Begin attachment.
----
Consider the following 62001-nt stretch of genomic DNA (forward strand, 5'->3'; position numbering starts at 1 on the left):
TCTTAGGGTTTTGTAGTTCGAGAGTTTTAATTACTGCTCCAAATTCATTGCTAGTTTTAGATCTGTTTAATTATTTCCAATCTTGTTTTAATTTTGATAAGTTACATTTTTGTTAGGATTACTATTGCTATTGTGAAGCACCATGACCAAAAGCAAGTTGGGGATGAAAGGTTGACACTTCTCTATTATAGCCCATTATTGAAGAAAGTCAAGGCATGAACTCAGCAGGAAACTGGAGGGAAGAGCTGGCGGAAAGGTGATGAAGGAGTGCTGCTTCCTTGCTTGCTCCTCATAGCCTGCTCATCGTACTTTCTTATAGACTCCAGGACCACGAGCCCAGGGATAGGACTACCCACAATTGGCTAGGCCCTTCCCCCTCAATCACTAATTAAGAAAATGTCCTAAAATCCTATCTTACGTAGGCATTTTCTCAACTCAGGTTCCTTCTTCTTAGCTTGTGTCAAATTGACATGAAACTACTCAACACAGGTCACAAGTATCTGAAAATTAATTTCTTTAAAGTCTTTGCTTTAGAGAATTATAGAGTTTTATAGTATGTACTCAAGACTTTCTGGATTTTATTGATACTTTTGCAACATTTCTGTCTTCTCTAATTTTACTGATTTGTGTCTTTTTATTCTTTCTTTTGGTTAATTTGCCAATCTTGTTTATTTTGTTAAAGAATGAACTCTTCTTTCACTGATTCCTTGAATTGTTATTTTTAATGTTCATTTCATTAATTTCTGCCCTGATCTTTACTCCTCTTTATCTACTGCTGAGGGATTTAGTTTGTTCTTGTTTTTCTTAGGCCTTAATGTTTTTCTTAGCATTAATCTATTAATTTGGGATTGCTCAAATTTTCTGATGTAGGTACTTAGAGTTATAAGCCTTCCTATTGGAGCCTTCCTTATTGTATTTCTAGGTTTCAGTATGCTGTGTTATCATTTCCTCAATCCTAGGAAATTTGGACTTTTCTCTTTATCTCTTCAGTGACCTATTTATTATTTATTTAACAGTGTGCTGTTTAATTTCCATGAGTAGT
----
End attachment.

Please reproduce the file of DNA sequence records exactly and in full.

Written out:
Consider the following 62001-nt stretch of genomic DNA (forward strand, 5'->3'; position numbering starts at 1 on the left):
TCTTAGGGTTTTGTAGTTCGAGAGTTTTAATTACTGCTCCAAATTCATTGCTAGTTTTAGATCTGTTTAATTATTTCCAATCTTGTTTTAATTTTGATAAGTTACATTTTTGTTAGGATTACTATTGCTATTGTGAAGCACCATGACCAAAAGCAAGTTGGGGATGAAAGGTTGACACTTCTCTATTATAGCCCATTATTGAAGAAAGTCAAGGCATGAACTCAGCAGGAAACTGGAGGGAAGAGCTGGCGGAAAGGTGATGAAGGAGTGCTGCTTCCTTGCTTGCTCCTCATAGCCTGCTCATCGTACTTTCTTATAGACTCCAGGACCACGAGCCCAGGGATAGGACTACCCACAATTGGCTAGGCCCTTCCCCCTCAATCACTAATTAAGAAAATGTCCTAAAATCCTATCTTACGTAGGCATTTTCTCAACTCAGGTTCCTTCTTCTTAGCTTGTGTCAAATTGACATGAAACTACTCAACACAGGTCACAAGTATCTGAAAATTAATTTCTTTAAAGTCTTTGCTTTAGAGAATTATAGAGTTTTATAGTATGTACTCAAGACTTTCTGGATTTTATTGATACTTTTGCAACATTTCTGTCTTCTCTAATTTTACTGATTTGTGTCTTTTTATTCTTTCTTTTGGTTAATTTGCCAATCTTGTTTATTTTGTTAAAGAATGAACTCTTCTTTCACTGATTCCTTGAATTGTTATTTTTAATGTTCATTTCATTAATTTCTGCCCTGATCTTTACTCCTCTTTATCTACTGCTGAGGGATTTAGTTTGTTCTTGTTTTTCTTAGGCCTTAATGTTTTTCTTAGCATTAATCTATTAATTTGGGATTGCTCAAATTTTCTGATGTAGGTACTTAGAGTTATAAGCCTTCCTATTGGAGCCTTCCTTATTGTATTTCTAGGTTTCAGTATGCTGTGTTATCATTTCCTCAATCCTAGGAAATTTGGACTTTTCTCTTTATCTCTTCAGTGACCTATTTATTATTTATTTAACAGTGTGCTGTTTAATTTCCATGAGTAGT